As in Tai Chi, as in Chi Gong, as in reiki, as in acupuncture, as in etc.
I’m not a believer in ‘Chi’ being physically measurable
Not now, neither at any time in the future. My simple reason: It’s not at all what Chi is about. Still, researchers try to prove the physical (materialistic) reality of Chi, deeming this needed in order for it to be respectful. Generally, that kind of research is easily critiqued. I did so a few times myself. [see RG: “Acupuncture for Dyspnea on Exertion“] [see RG: “Acupuncture for IVF: Do not let needles stand in the way of empathy“]
Chi is poetry. Poetry exists in patterns. Such patterns can be ‘present’ in some substrate, in any substrate actually. The pattern is – theoretically in any case – independent of the substrate. Practically, it may be dependent but only as an intractability (*).
[intractability (*): for instance, theoretically, one can build a staircase from the Earth to the moon, but practically, it is by far not feasible at present and probably for always.]
Some kinds of substrates are better for some kinds of patterns.
It reminds me of Descartes’ hard dualism in body-mind
followed by his search of how both could, in such case, influence each other. His brainy hypothesis (pineapple gland) has been thoroughly debunked. The question has occupied many minds/brains and still lives in many more.
Of course, there is no influence: both are just two different views upon the same entity [see: “Mind and body: no strangers”]. In short: there are patterns in the mind and patterns in the brain, and they are the same patterns ― no need for positing two substrates. They, too, are the same.
So, is Chi nothing but a poem?
Sure. It’s a beautiful poem, as long as it is not degraded into some materialistic shadow of a poem. Seeing it as energy (and energy = matter. Thanks, Einstein) is not an upgrade, as I see it.
In respect for Chi, which is respect for the culture where it comes from, which is respect for the people within that culture who open-minded have been experiencing it for a very long time already, Chi should get its rightful place, poetically and rationally [see: “Rationality and Poetry”]. Nothing less will do.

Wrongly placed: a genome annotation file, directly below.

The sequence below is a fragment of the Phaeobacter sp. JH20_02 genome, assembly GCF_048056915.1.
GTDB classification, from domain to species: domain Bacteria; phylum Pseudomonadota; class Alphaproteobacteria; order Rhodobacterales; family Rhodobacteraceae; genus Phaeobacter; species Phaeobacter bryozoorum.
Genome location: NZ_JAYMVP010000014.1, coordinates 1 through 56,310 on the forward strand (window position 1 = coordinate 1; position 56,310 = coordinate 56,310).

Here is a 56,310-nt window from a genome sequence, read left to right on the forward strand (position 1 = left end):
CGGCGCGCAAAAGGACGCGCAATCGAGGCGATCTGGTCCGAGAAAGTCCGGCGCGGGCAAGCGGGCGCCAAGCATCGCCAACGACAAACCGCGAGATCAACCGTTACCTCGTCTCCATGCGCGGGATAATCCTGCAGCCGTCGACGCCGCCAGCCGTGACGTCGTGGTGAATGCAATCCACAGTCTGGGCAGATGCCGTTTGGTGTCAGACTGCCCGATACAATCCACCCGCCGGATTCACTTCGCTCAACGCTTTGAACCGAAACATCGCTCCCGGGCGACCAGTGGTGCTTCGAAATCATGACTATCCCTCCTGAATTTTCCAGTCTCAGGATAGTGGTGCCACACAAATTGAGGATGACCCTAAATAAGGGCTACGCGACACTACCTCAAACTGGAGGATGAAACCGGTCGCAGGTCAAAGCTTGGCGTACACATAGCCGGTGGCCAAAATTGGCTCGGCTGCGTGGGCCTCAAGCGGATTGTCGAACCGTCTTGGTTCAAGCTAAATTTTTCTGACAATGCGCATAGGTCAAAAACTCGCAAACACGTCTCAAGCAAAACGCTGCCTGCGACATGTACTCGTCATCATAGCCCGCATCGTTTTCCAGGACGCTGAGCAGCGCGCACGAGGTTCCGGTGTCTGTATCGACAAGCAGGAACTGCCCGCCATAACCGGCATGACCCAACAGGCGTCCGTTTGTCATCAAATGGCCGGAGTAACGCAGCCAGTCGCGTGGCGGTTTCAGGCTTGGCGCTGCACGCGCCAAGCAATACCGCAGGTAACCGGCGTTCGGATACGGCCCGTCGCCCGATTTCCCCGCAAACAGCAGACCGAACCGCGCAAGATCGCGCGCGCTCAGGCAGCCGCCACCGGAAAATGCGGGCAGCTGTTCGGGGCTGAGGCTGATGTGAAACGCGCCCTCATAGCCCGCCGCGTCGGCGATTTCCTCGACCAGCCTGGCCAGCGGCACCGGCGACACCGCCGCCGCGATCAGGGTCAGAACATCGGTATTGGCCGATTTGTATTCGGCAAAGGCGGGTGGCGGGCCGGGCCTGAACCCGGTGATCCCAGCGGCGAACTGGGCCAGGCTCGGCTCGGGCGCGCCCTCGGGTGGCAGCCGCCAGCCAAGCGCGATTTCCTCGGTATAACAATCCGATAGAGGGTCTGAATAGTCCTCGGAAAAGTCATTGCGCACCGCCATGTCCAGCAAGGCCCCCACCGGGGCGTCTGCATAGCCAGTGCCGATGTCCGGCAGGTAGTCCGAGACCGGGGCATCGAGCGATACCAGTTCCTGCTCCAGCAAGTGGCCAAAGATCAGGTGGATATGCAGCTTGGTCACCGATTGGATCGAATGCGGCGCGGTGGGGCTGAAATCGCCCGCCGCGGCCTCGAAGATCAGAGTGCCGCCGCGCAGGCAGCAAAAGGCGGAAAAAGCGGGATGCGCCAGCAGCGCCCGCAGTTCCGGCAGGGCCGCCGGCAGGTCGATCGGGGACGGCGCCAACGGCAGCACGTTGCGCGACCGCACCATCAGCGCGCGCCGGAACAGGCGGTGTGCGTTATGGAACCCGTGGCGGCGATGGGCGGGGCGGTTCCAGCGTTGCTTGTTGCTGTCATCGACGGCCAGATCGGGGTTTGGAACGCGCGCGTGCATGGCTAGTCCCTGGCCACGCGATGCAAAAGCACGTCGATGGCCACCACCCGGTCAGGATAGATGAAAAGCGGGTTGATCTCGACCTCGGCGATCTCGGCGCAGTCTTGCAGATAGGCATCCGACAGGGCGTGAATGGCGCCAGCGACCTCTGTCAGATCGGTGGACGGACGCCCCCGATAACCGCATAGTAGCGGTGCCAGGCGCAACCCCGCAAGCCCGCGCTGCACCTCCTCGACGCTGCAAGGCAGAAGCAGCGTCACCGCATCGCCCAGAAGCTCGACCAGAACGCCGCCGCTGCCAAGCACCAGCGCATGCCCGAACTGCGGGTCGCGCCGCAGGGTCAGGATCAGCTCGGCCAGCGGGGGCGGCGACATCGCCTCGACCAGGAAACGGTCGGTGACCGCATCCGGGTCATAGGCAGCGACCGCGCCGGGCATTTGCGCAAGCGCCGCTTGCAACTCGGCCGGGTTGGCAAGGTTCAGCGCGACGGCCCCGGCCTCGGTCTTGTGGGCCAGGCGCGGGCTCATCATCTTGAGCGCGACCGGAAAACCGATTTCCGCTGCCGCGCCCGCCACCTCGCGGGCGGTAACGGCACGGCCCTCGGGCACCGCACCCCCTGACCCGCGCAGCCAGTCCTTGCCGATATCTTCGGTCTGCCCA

as pathways within the body where the Chi flows, are therefore also part of the poem.
In other words, they are a kind of (auto)suggestion. ‘It’ works, indeed. Autosuggestion works. However, if it is not open, it is closed, covert, concealed.
If it’s concealed consciously, it’s a lie.
As you probably know, my take is that autosuggestion should be as much as possible ‘auto’ and open. This is ethically important to me. Besides, eventually, it’s also the most efficient/effective option. [see: “Only Truth Can Truly Cure”] This can be taken in a broad sense of the term ‘cure.’
If it’s all in the poem, do we need the poem?
Theoretically, no. We can adopt a different poem. Or, theoretically, we can get rid of any poem. But that would be an impoverishment of the human being. We have not been made by the dullest imaginable engineer. We are organisms, not mechanisms.
I think this is part of the resistance that many people feel against ‘rationalizing away’ things like Chi, meridians, etc. They feel that something essential would be lost. So, they rather drop their rationality. It’s human.
Even more human is a search for the essence.
That way, one doesn’t need to lose anything essential at all. Moreover, such a stance is much more robust against any assault by ‘rationalizers-away.’
Even most of all, it carries the promise of being able to open your flower bud, unrestrained by anything outside yourself. Enjoy as an open flower the world around you and become a beautiful element for others to enjoy.
It is about freedom, openness, respect… [See: ‘Five Aurelian Values’]
A poem may be beautiful and still restrict you, leading to nasty things. Contrary to this:
Poetry can be open with no diminishment of poetic quality.
Chi poetry should be Open.